Alternatively, the record-identifying attribute could comprise a Carrier Identification Code (CIC) dialed either explicitly, or implicitly, by the calling party. In this way, the network matches the database record by comparing the CIC to the database record having such an identifier. Thus, based on the CIC, the network can determine from the routing instructions in the matching database record whether the call should enjoy IP Network routing.

Indeed, a predefined trunkgroup designation could be used such that all calls carried by a trunkgroup to the network are given IP Network routing. This arrangement could exist when an IXC receives calls from a business over a “private line” or dedicated trunkgroup with the intention of providing IP Network routing. In this way, the network matches the trunkgroup record by comparing the trunkgroup characteristics to the database record having such an identifier. Thus, based on the incoming trunkgroup, the network can determine from the routing instructions in the matching database record whether the call should enjoy IP Network routing.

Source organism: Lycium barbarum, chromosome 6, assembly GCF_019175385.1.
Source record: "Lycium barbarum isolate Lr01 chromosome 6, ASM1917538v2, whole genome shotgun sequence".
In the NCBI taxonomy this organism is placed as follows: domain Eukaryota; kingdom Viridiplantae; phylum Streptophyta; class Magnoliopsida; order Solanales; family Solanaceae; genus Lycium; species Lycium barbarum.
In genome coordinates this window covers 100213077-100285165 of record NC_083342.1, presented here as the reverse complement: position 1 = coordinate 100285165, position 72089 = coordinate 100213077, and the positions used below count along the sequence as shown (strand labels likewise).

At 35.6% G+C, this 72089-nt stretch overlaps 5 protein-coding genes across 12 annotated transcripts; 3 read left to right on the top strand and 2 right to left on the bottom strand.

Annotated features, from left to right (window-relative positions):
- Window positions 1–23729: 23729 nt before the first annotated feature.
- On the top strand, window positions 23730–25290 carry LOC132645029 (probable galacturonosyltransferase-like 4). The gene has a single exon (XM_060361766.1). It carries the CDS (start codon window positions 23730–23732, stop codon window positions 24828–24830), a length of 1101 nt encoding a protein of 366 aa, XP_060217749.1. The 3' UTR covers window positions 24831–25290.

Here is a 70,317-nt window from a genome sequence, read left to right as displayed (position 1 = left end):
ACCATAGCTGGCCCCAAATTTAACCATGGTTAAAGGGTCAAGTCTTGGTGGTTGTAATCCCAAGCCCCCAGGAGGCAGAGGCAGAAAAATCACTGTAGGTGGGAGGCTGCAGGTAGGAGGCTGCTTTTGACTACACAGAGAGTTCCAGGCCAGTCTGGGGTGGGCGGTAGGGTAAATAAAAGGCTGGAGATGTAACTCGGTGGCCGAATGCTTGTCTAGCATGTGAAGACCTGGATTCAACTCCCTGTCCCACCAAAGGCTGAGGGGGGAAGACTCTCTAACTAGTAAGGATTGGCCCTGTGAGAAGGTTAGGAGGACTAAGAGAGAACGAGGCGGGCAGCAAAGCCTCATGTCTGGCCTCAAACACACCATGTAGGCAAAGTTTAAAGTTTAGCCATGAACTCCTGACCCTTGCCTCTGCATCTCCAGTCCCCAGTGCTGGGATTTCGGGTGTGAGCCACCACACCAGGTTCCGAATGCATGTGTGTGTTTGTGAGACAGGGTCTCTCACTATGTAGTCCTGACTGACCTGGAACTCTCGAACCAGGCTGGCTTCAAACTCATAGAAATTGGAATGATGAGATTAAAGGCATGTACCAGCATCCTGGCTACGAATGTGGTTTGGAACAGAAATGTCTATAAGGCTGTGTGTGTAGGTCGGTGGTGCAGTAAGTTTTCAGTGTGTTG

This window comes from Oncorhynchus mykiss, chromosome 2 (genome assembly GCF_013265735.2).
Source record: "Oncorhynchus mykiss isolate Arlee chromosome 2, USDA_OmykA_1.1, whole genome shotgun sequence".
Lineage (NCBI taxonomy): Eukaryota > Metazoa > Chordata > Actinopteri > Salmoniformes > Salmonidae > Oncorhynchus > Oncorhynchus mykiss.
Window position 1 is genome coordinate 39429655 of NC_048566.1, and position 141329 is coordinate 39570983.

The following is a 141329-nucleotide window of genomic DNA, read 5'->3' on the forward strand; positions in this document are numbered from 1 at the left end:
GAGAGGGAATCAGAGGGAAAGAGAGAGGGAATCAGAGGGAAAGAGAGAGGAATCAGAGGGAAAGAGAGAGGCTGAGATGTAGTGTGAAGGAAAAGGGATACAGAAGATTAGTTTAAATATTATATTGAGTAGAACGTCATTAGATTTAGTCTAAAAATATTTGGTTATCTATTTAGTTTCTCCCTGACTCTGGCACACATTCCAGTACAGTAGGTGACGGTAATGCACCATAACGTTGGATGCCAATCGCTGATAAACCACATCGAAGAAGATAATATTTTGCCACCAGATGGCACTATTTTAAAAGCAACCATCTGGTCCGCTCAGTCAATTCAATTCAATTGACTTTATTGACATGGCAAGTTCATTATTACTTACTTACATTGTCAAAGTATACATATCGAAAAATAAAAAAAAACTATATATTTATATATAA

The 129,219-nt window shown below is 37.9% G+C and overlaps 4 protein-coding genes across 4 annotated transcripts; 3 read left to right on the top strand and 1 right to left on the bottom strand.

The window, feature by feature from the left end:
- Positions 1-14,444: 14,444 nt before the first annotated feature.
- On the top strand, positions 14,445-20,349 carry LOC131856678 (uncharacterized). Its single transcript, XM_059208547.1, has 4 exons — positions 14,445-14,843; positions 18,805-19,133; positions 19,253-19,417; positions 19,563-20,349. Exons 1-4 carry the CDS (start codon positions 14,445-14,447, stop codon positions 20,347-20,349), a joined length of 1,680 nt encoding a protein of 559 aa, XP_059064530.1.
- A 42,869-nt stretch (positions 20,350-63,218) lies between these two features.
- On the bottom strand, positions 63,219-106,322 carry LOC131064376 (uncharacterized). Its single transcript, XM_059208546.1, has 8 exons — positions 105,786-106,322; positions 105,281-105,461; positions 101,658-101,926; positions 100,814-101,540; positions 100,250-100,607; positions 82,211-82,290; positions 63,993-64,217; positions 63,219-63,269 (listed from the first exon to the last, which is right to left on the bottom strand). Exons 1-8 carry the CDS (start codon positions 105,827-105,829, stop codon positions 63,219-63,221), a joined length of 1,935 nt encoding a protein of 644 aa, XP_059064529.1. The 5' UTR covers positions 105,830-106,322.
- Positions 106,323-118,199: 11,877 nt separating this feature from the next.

Indeed, the call attribute may comprise a combination of any two or more of the following: (1) all or part of the originating number, (2), all or party of the destination number (3), the CIC, and (4) at least one trunkgroup characteristic. For example, the combination of a prescribed CIC and all or part of a destination number within a prescribed range of numbers could identify a corresponding record whose routing instruction would trigger routing of a call over the IP Network. Likewise, the combination of all or part of an originating number associated with an Internet telephony subscriber, and all or part of a destination number within a prescribed range of numbers could also identify a corresponding database record whose routing instruction would trigger routing of a call over the IP Network.

By determining IP network call routing in accordance with one or more call attributes, the invention achieves IP Network call routing via single stage dialing, an advantage not achieved by the prior art.

BRIEF DESCRIPTION OF THE DRAWING

FIG. 1 shows a block schematic diagram of a network for practicing the method of the invention.

DETAILED DESCRIPTION